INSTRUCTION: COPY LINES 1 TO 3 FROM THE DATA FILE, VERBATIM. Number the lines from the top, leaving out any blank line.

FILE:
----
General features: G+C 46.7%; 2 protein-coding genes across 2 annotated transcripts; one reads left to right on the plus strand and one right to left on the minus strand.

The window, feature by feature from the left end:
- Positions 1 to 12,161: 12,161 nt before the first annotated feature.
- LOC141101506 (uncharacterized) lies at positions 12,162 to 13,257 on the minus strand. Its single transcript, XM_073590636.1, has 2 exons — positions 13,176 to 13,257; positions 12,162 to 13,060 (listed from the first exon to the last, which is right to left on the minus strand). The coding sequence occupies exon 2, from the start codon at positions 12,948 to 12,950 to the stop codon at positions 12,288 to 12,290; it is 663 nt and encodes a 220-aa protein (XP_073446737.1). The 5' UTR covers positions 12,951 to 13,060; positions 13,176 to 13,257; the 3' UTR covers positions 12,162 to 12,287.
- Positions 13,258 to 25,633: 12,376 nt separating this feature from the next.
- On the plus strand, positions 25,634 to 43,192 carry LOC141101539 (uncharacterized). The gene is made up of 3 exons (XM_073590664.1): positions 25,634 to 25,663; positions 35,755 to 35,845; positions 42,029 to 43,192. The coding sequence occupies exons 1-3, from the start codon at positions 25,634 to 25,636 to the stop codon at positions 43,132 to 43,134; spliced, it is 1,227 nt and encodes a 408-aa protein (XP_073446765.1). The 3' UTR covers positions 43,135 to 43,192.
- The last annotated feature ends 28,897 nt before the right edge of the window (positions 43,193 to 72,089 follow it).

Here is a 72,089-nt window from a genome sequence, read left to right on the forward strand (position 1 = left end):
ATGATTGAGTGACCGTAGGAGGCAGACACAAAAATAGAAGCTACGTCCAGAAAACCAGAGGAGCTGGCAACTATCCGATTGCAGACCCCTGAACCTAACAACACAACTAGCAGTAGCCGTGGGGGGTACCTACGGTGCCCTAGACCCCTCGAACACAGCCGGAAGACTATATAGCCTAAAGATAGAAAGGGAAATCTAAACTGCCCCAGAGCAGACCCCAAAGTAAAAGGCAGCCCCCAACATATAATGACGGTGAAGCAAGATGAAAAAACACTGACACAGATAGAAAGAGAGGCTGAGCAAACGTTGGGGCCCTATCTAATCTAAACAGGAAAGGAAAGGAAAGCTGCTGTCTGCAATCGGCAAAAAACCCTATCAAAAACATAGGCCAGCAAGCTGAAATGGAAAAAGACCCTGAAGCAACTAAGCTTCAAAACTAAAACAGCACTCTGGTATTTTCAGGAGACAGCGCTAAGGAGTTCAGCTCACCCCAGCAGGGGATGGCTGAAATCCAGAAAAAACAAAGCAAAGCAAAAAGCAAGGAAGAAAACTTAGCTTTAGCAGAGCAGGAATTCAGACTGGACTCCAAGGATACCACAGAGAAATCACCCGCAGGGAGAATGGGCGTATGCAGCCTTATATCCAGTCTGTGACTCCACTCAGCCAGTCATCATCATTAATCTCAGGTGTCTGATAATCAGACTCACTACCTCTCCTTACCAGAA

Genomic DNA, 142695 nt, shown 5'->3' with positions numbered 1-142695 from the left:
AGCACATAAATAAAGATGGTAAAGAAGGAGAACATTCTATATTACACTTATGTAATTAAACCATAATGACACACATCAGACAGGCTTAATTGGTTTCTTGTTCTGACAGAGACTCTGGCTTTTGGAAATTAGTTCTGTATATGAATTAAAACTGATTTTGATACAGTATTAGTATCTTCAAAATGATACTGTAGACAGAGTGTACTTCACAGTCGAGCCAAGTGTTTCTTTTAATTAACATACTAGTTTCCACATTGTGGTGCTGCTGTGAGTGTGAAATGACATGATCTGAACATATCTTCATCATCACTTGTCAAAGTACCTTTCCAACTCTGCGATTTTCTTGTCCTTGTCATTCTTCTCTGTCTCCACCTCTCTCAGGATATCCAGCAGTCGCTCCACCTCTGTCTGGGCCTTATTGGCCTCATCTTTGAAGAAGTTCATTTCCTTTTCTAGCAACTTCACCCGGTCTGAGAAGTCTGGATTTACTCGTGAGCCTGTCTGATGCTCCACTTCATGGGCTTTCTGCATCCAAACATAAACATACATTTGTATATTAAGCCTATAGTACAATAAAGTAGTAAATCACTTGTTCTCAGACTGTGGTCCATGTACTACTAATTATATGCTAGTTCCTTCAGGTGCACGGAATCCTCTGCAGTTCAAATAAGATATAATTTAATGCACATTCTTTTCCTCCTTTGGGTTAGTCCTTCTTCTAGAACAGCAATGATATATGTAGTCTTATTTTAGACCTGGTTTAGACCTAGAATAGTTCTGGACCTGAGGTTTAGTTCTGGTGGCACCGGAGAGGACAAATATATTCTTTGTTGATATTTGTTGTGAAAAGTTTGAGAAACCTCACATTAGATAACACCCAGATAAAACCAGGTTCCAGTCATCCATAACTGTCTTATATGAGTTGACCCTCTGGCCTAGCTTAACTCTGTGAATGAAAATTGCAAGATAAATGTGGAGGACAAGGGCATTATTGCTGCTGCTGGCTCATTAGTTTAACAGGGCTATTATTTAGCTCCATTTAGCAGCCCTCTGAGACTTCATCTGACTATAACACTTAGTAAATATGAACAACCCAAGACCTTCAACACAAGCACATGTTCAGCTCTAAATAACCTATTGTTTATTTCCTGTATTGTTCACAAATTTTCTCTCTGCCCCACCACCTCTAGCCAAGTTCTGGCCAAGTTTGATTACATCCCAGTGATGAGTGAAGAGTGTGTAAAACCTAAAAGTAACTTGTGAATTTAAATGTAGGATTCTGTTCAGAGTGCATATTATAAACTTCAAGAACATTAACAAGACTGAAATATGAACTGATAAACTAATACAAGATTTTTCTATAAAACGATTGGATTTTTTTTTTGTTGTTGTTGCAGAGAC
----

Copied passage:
General features: G+C 46.7%; 2 protein-coding genes across 2 annotated transcripts; one reads left to right on the plus strand and one right to left on the minus strand.

The window, feature by feature from the left end:
- Positions 1 to 12,161: 12,161 nt before the first annotated feature.